CHICAGO -- They did it for all of us.
They did it for my grandfather, a lifelong Cubs fan who took deep joy from his Cubbies and who passed it on to his children, to his grandchildren, to his great-grandchildren. And for the countless others who love the Cubs -- and passed that love on -- without ever seeing their team break that supposed, stupid, oh-too-real curse.
They did it for those like him, and for those still here. For the woman near Waveland in the wheelchair with the shirt that said, "Just One Before I Die." They did it for the man behind me as the Cubs secured that final -- and so painfully, until that beautiful moment, elusive -- out. He cried, and hugged his adult son, who in turn hugged his old man back and bellowed, "GO CUBS GO!" with thousands of other fans. A good number of them were crying, too.
They did it for all the families who share as part of their bond a deep connection to the Cubs, like my own. My two children came with me from Los Angeles last week, and my parents from Missouri, and went to their first baseball game together at Game 1 of the NLCS. Don't tell me there's not magic, real magic, in what the Cubs just did. I was holding my four-year-old son when Miguel Montero hit that grand slam, and even typing out this sentence gives me chills.
My brother came in from Brooklyn for Game 2, and he sat with my parents, and watched the Cubs lose. Don't tell me there's not curses, even small ones, for this fan base. My brother's now 0-for-his-last-12 at Cubs games he's attended in person. He's not invited to the World Series, or any Cubs playoff game, ever again. Sorry, Bobby.
And my sister made the last-minute trip in from Missouri on Saturday to watch history, as it turns out, and then stand with thousands in the crowd who refused to leave as the Cubs were presented the on-field trophy, singing with other fans. She texted our family's Cubs chain that somehow Grandpa had orchestrated this from above.
We're not alone, and this Cubs team -- Kris Bryant, Anthony Rizzo, Kyle Hendricks, co-series MVPs Jon Lester and Javier Baez, all of them -- did it for all of us who have loved the Cubs together, as families, through so much loss. And, now, through this incredible run.
Cheesy? Over-the-top? Silly. Fine. Keep your cynicism and snark. I'll take what it means to be a Cubs fan over those things. I'll take all the pain that led to what it felt like, too -- check that, feels like -- right now.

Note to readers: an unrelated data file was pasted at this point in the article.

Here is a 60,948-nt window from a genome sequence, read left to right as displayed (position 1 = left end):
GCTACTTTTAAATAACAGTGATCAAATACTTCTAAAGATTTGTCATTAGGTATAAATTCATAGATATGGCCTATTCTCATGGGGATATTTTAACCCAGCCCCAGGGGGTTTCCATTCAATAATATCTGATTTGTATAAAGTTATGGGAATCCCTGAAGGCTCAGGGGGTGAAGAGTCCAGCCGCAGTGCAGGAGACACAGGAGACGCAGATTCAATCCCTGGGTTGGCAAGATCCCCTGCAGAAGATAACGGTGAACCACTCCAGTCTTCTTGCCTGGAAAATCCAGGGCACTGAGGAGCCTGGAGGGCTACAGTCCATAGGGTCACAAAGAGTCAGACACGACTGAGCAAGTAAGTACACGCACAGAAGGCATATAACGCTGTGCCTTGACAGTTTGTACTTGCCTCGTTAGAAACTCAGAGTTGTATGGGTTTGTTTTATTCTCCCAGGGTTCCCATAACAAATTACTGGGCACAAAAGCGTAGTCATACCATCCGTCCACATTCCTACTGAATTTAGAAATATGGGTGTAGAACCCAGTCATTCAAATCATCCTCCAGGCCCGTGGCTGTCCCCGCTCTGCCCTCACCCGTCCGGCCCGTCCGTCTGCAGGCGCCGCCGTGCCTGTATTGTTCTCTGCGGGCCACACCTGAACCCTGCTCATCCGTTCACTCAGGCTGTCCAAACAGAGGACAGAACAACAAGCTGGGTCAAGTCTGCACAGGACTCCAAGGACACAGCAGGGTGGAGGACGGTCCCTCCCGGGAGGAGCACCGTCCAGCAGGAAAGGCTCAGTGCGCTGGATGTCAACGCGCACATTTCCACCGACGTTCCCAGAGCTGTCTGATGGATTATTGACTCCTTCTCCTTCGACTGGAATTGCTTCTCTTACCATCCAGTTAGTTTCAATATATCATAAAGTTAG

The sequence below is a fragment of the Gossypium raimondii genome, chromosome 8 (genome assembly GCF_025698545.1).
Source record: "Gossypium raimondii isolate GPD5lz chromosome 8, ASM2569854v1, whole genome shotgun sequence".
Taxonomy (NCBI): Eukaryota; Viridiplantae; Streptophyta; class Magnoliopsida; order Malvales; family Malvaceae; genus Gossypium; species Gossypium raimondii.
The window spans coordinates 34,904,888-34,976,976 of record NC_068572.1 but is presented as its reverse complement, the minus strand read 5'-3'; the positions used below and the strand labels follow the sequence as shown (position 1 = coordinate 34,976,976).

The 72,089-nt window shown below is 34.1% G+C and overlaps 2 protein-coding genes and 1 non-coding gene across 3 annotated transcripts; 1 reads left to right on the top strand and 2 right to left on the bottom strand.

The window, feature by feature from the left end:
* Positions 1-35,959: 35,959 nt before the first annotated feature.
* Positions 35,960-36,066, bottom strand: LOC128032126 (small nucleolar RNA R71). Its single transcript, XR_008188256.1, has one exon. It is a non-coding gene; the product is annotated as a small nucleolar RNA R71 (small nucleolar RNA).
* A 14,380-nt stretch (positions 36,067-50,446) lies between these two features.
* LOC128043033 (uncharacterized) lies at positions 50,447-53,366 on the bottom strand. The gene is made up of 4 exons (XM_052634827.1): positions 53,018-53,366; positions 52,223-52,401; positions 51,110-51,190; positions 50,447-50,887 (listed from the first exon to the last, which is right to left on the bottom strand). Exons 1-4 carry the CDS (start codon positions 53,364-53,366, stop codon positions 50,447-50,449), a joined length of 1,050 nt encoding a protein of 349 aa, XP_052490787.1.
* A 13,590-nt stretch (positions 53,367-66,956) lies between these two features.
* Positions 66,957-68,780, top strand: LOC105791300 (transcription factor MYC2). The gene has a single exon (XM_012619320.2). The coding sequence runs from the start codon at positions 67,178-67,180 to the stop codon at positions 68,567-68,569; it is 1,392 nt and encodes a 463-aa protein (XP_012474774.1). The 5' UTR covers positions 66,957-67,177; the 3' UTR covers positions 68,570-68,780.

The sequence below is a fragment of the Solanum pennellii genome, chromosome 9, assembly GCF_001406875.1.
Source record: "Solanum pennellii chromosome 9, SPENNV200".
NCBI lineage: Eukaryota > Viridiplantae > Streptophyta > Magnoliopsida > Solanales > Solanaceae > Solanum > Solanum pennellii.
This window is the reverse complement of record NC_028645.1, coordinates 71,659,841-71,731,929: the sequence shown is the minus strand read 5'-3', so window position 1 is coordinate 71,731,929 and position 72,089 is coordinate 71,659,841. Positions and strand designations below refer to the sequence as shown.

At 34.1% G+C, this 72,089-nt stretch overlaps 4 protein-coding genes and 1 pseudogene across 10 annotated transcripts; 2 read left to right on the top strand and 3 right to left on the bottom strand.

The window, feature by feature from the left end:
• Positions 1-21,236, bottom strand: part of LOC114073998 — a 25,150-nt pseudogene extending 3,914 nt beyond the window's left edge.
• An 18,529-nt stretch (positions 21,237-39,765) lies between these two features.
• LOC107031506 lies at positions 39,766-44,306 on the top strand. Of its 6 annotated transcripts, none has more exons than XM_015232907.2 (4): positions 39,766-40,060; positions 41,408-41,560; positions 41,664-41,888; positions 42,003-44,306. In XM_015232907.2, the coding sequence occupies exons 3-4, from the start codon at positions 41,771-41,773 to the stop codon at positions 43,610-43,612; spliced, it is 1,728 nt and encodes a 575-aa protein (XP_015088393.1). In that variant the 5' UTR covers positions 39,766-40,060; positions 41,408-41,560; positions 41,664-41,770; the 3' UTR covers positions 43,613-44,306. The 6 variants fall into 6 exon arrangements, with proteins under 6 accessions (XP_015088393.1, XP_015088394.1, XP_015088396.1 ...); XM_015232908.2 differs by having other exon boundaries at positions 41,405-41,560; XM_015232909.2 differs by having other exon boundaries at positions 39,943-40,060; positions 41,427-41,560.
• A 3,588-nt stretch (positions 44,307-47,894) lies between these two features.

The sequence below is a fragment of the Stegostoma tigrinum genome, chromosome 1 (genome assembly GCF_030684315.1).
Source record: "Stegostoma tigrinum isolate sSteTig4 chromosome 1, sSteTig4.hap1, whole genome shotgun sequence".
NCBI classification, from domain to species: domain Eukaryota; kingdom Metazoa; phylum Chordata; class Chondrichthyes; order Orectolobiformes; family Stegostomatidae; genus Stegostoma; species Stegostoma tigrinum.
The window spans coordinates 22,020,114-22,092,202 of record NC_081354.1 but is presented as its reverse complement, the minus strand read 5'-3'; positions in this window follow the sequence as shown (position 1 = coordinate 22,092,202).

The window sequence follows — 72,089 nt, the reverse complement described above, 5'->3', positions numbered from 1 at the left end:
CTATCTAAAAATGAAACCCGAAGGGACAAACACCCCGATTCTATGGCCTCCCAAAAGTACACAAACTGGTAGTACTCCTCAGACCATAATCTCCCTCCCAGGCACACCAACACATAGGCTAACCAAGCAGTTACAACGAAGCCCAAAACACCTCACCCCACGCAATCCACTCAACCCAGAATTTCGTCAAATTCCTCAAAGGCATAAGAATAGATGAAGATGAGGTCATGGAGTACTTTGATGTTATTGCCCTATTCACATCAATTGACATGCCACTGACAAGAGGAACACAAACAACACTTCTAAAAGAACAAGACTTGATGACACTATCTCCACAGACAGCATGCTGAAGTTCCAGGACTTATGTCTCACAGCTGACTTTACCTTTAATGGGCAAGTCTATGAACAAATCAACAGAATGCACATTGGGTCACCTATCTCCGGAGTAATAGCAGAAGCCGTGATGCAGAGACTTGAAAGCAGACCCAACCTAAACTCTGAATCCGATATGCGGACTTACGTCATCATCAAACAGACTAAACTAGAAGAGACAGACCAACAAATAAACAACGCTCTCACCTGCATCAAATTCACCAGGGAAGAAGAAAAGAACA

This Cubs team did it for a fan base that saw Bartman, as I did in person, and those who sat at home in 2003 or wherever they were and watched their baseball world crash in on itself. And they did do it, this team that is indisputably the greatest in Cubs history: In the ninth inning, with that moment closing in, Yasiel Puig lifted a foul ball toward the left side of the stands -- near, of course, where Bartman had sat 13 years ago. The crowd laughed. You could feel the anxiety and doubt evaporate. Maybe you need to be a Cubs fan, but it was an incredible thing, that reaction.
If there is any justice, I hope they did it for Steve Bartman, too. I hope, if these Cubs win four more, that he is invited to the parade, so that the unfair ugliness foisted on him can finally be lifted.
They did it for a city that hasn't seen its National League team in a World Series since 1945, not until Tuesday against the Cleveland Indians, a city that sang and screamed and drank and laughed and cried just outside the walls of Wrigley Field and beyond it. For miles, one of the world's greatest cities feeling one of its great sensations: relief, joy and shock all rolled together.
Even though this team said, over and over, that they didn't believe in curses or history or what happened before them, well, those they played for certainly did. That pain was real. That history was their own. This team just did all of that, too.
They did it for casual baseball fans bent on the spectacle of the Cubs doing something that hasn't happened in most of our lifetimes, and they did it, surely, for those whose snark or sense of humor hoped for another collapse. Take that, haters.
They did it against the best pitcher on earth, torching him for five runs, four earned, over five grueling innings. The Cubs might have exorcised their own postseason demons, but they did so by transferring a good share them to Clayton Kershaw.
They did it behind and because of Kyle Hendricks, the guy who boasted the best ERA in baseball this season and is a Cy Young Award front-runner but who still got overshadowed in the lead up to his showdown with Kershaw. He answered with 7 1/3 spotless innings and two hits. One hit came on the first pitch he threw, the other on the last.
They did it for baseball, because the Cubs in the World Series is the kind of transcendent experience that really can grow the game, beyond long-suffering Cubs fans like me.
They did it not just at Wrigley, but for Wrigley, too. The Cubs have never won a World Series here, and the friendly confines hasn't played host to one since 1945. She is a beautiful, special place, and worthy of late October baseball.
But most important, and most shocking, is this fact. The one I can't get over. The one that must be true, because long after the game, as I write this, fans remain and Sweet Home Chicago is blaring over the speakers:
They did it.
They really did.